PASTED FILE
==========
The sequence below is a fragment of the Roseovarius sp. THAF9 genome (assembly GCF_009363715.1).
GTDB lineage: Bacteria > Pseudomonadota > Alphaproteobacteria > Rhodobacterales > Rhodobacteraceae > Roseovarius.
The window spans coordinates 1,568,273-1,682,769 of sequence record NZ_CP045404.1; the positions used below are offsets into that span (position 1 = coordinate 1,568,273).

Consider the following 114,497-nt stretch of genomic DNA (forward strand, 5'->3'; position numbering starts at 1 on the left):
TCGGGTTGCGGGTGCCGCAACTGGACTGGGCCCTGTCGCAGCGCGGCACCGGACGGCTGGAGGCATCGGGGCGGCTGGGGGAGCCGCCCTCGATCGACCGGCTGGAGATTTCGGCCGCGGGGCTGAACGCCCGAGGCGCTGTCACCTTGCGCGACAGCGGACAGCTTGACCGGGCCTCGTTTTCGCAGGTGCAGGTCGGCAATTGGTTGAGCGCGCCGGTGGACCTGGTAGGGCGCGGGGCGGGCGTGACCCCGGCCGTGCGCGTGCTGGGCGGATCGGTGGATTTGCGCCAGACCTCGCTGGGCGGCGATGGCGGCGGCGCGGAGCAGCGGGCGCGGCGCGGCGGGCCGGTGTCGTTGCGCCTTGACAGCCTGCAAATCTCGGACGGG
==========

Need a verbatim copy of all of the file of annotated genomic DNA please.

The sequence below is a fragment of the Roseovarius sp. THAF9 genome (assembly GCF_009363715.1).
GTDB lineage: Bacteria > Pseudomonadota > Alphaproteobacteria > Rhodobacterales > Rhodobacteraceae > Roseovarius.
The window spans coordinates 1,568,273-1,682,769 of sequence record NZ_CP045404.1; the positions used below are offsets into that span (position 1 = coordinate 1,568,273).

Consider the following 114,497-nt stretch of genomic DNA (forward strand, 5'->3'; position numbering starts at 1 on the left):
TCGGGTTGCGGGTGCCGCAACTGGACTGGGCCCTGTCGCAGCGCGGCACCGGACGGCTGGAGGCATCGGGGCGGCTGGGGGAGCCGCCCTCGATCGACCGGCTGGAGATTTCGGCCGCGGGGCTGAACGCCCGAGGCGCTGTCACCTTGCGCGACAGCGGACAGCTTGACCGGGCCTCGTTTTCGCAGGTGCAGGTCGGCAATTGGTTGAGCGCGCCGGTGGACCTGGTAGGGCGCGGGGCGGGCGTGACCCCGGCCGTGCGCGTGCTGGGCGGATCGGTGGATTTGCGCCAGACCTCGCTGGGCGGCGATGGCGGCGGCGCGGAGCAGCGGGCGCGGCGCGGCGGGCCGGTGTCGTTGCGCCTTGACAGCCTGCAAATCTCGGACGGG